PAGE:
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The peripheral and internal venous system is a huge vascular bed responsible for returning both deoxygenated peripheral blood and detoxified internal blood by the liver back to the general circulation via the superior and inferior vena cava. The huge anatomical extent of this system exposes it to a multitude of factors that may induce a magnitude of anatomical changes producing life-threatening complications, such as ruptured esophageal varices.

In contrast to the arterial system, the venous system is characterized in general by thin pliable walls because of its reduced fibromuscular and elastic mural component (Figure 2-1A). This unique characteristic of the venous system with associated low venous pressure conditions essentially precludes it from developing atherosclerosis.


(A) Microscopic normal vein (100x). (B) Post-aortocoronary vein graft with thrombosis. (C) Vein graft with fresh postoperative thrombosis (100x). (D) Vein graft segment with postoperative thrombophlebitis (100x).


Varicose Veins

Varicose veins are very common, with a high male-to-female discrepancy and essentially conditioned by stasis or obstruction of the proximal segment of the vein system. In addition to stasis as a causative feature leading to varicosity, the competency of the vein valves is certainly another important factor in the development of varicose veins as are hereditary factors. Intraabdominal pressure of any cause (e.g., pregnancy, intraabdominal masses, cysts, tumors, aneurysms) may cause venous return flow problems and therefore contribute to varicosity concerns. Thrombophlebitis of any cause is also important in the development of varicose vein complications. Migratory phlebitis associated with internal malignancies, such as pancreatic carcinoma, is of specific interest because phlebitis may serve as a red flag and raise the suspicion of an underlying malignancy. This combination of migratory phlebitis with underlying malignancy is also referred to as Trousseau syndrome. The incidence of thromboembolism is very low with this entity compared with deep venous thrombosis (DVT) evolving from the deep venous system. Cardiovascular problems, such as valve disease, coronary arteriosclerosis, cardiomyopathy, viral and infectious diseases, as well as systemic metabolic problems such as uremia with subsequent uremic pericarditis, can lead to an on-and-off congestive heart failure with its deleterious impact on the peripheral and internal vein system. Pathologic findings include dilatation and fibromuscular hypertrophy leading to endothelial tears and subsequent wall damage and possible thrombosis.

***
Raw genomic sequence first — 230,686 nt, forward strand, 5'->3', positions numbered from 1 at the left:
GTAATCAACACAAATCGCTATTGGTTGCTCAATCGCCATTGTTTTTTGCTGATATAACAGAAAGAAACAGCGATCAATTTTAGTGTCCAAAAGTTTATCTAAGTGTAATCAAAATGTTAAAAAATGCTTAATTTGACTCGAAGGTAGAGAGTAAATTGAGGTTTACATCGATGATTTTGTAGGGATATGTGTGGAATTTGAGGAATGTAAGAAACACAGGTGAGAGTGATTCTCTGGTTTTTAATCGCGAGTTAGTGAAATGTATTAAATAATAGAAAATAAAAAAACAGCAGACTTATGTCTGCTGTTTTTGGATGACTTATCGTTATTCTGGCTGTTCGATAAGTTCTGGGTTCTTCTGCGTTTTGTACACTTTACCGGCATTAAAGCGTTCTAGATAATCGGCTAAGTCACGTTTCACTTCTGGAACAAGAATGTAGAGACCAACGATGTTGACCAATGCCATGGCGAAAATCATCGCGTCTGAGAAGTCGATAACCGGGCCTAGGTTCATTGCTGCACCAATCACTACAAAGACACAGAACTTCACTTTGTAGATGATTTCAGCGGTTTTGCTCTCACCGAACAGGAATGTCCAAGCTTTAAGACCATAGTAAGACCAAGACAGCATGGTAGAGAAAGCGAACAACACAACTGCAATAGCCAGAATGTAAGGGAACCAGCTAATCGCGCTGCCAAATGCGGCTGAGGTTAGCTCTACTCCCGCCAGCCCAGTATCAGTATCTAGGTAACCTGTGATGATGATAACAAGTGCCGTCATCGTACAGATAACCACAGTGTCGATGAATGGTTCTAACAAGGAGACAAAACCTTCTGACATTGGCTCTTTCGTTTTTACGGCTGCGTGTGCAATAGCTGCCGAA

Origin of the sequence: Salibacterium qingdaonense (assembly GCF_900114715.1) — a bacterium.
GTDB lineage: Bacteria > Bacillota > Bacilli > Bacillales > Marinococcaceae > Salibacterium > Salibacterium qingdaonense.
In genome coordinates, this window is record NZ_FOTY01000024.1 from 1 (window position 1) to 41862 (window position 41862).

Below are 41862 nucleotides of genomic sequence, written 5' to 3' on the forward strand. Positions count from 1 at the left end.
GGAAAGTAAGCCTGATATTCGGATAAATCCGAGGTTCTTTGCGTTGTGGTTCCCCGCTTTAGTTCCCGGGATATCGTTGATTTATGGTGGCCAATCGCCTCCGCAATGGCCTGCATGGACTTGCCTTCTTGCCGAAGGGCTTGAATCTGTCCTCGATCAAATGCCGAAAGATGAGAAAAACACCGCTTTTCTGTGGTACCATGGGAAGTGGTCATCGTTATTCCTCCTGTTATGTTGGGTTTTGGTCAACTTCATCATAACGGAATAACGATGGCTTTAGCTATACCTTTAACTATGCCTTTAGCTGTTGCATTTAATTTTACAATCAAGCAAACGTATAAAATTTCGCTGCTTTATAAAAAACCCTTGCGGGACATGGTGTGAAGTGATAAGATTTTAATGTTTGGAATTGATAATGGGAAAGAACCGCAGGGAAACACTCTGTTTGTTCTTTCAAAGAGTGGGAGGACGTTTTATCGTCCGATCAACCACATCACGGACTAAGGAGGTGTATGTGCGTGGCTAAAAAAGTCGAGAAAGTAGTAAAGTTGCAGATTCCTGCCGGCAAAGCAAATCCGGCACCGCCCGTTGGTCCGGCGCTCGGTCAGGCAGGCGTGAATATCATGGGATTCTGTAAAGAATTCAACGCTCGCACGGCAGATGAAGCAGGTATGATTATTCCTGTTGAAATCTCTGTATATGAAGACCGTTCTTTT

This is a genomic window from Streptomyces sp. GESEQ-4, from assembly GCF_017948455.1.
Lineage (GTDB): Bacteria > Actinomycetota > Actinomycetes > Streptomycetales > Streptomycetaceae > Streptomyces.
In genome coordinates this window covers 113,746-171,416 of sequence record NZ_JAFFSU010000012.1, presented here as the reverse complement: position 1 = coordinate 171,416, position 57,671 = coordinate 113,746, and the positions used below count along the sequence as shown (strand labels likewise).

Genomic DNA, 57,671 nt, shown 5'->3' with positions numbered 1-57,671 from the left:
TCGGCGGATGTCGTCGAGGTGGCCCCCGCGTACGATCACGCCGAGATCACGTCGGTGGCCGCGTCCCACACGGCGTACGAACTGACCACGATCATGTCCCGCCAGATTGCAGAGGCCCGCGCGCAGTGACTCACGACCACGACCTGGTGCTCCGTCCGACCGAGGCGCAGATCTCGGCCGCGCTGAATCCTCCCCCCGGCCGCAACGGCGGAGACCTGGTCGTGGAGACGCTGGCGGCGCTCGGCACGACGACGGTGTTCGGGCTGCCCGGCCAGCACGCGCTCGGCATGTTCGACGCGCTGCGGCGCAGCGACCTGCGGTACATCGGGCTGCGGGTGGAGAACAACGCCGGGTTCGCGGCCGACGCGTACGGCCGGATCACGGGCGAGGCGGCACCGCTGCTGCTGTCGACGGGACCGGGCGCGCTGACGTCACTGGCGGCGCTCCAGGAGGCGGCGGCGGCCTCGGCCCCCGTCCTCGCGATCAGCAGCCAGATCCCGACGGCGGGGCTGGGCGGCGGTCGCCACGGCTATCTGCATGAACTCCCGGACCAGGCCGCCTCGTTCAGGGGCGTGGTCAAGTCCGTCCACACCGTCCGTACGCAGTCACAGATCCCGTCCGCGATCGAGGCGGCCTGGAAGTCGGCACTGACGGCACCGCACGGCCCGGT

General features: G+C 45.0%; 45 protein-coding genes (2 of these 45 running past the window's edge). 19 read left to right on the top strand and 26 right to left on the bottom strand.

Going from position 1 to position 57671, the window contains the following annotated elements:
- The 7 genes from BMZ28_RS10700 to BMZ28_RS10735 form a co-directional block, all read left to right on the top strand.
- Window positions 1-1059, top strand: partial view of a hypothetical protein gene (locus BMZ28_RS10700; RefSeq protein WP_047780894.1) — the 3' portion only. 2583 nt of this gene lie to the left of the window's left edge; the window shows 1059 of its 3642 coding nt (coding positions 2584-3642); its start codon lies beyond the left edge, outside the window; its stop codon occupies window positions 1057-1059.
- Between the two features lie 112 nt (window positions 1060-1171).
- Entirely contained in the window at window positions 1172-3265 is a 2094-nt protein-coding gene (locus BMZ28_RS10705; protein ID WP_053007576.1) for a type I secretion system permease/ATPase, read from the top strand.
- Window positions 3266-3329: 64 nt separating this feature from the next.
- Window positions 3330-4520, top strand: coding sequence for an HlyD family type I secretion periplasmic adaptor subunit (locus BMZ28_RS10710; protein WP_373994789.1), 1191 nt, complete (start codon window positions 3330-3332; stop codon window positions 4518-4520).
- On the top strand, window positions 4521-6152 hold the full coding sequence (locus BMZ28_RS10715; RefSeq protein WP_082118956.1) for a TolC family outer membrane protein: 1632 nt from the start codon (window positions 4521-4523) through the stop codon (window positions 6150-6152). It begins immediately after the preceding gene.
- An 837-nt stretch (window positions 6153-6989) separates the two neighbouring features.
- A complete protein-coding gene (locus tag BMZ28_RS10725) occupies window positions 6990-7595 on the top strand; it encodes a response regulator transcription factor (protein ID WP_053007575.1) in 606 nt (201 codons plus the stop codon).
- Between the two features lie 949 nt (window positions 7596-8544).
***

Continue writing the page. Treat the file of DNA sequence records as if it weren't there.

Arteriovenous Fistulae

Congenital Arteriovenous Fistula. These occur predominately in the skin, stomach, and colon and can be recognized early in an infant's life. Large congenital arteriovenous fistulas involving major vascular channels do occur as well and ...

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